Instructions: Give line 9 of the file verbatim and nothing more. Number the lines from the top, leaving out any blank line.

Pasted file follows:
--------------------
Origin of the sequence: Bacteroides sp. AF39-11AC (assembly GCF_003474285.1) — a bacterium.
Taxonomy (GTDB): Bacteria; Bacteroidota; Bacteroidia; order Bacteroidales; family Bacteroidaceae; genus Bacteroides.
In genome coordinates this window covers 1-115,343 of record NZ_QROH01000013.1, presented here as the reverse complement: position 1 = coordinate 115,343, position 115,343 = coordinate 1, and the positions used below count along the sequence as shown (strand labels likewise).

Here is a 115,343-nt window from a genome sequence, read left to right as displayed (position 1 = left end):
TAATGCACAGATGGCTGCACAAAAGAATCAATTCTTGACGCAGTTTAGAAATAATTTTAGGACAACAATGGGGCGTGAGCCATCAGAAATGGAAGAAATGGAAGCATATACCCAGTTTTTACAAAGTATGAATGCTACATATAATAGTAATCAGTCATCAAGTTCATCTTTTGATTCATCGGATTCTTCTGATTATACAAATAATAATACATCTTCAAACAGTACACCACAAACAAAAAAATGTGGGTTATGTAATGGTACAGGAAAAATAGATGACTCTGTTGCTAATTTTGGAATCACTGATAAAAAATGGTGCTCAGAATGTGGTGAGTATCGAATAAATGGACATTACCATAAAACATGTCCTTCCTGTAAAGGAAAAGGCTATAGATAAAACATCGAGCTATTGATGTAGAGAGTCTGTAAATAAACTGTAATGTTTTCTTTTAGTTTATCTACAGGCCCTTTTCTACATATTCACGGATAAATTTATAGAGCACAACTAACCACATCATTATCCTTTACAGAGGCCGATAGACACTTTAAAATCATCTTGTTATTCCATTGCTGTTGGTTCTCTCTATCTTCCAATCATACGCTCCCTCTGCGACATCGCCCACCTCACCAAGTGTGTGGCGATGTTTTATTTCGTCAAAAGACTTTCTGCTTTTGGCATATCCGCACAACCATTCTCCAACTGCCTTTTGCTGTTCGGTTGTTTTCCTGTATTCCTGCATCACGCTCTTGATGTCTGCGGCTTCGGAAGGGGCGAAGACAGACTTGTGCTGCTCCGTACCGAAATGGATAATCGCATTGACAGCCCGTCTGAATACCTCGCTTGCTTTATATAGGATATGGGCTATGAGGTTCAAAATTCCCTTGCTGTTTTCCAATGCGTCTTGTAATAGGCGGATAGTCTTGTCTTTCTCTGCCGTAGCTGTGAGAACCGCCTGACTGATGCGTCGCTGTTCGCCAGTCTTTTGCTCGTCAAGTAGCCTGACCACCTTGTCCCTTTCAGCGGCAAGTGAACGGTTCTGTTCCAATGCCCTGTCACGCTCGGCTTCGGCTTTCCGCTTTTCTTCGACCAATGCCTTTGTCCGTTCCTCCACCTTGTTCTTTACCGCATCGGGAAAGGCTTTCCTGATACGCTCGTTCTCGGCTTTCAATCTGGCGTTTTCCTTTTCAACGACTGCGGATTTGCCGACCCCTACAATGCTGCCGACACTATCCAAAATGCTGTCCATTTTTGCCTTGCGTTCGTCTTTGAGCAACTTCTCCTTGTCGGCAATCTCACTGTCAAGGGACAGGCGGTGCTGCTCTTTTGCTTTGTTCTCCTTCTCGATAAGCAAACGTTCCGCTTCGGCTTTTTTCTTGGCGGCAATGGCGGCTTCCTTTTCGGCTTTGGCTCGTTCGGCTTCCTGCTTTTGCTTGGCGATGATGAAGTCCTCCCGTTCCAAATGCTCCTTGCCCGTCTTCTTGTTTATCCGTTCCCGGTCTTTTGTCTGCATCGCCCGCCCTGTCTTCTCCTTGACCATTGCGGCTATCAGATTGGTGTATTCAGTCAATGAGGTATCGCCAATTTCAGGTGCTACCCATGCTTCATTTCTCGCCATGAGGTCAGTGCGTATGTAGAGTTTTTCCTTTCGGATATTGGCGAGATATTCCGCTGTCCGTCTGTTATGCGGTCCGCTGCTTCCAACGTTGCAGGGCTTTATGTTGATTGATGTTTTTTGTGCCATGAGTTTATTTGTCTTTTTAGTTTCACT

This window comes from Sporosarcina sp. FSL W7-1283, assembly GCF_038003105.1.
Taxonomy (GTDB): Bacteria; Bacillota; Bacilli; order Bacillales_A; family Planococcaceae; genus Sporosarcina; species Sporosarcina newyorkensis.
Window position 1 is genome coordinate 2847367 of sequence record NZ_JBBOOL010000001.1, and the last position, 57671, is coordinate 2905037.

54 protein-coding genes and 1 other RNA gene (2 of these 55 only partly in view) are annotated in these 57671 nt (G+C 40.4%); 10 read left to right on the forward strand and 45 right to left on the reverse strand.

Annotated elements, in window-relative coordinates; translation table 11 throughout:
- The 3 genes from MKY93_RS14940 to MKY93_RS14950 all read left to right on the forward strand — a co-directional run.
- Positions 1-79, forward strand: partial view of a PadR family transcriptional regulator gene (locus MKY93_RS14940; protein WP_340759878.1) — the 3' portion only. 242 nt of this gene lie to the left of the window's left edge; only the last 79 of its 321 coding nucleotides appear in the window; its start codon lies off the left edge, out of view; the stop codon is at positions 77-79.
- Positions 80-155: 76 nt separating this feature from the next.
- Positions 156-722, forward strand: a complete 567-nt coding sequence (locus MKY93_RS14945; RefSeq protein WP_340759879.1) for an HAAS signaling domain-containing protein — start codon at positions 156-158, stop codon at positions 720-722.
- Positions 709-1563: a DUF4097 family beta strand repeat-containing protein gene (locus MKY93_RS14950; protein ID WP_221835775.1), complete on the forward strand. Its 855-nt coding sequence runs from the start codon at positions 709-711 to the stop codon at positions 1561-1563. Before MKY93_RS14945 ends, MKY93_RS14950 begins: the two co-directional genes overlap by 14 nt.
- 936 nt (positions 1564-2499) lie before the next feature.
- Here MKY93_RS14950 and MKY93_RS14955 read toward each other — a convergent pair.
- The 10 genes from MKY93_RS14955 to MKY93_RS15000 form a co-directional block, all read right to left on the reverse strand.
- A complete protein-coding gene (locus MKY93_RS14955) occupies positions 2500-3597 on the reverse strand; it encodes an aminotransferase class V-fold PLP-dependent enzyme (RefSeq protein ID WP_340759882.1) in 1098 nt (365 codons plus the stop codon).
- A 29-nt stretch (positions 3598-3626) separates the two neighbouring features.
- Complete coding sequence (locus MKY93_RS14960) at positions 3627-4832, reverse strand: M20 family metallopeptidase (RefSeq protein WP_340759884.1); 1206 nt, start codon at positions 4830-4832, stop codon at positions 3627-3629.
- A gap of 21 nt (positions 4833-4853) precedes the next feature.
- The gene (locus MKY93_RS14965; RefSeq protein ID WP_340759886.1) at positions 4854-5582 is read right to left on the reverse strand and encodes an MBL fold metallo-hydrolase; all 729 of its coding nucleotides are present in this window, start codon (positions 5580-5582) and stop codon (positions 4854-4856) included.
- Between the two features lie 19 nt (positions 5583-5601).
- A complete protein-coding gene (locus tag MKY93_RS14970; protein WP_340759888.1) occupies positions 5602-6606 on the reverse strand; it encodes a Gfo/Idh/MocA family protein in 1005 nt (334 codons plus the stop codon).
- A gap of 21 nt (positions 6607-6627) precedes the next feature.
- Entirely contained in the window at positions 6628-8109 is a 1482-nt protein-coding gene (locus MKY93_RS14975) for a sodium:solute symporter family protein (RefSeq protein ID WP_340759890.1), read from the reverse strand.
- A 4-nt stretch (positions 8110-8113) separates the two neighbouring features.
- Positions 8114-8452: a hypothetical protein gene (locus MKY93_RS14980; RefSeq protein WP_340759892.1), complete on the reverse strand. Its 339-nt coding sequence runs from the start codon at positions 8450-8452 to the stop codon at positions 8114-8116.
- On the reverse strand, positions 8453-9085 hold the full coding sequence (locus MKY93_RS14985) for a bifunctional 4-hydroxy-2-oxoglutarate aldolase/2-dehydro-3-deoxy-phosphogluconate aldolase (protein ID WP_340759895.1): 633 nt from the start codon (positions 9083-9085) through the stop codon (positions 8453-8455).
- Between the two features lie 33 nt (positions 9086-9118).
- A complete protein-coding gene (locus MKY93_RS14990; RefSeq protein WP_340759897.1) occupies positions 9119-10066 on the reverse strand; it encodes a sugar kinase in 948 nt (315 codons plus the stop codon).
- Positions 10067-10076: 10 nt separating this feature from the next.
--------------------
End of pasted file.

54 protein-coding genes and 1 other RNA gene (2 of these 55 only partly in view) are annotated in these 57671 nt (G+C 40.4%); 10 read left to right on the forward strand and 45 right to left on the reverse strand.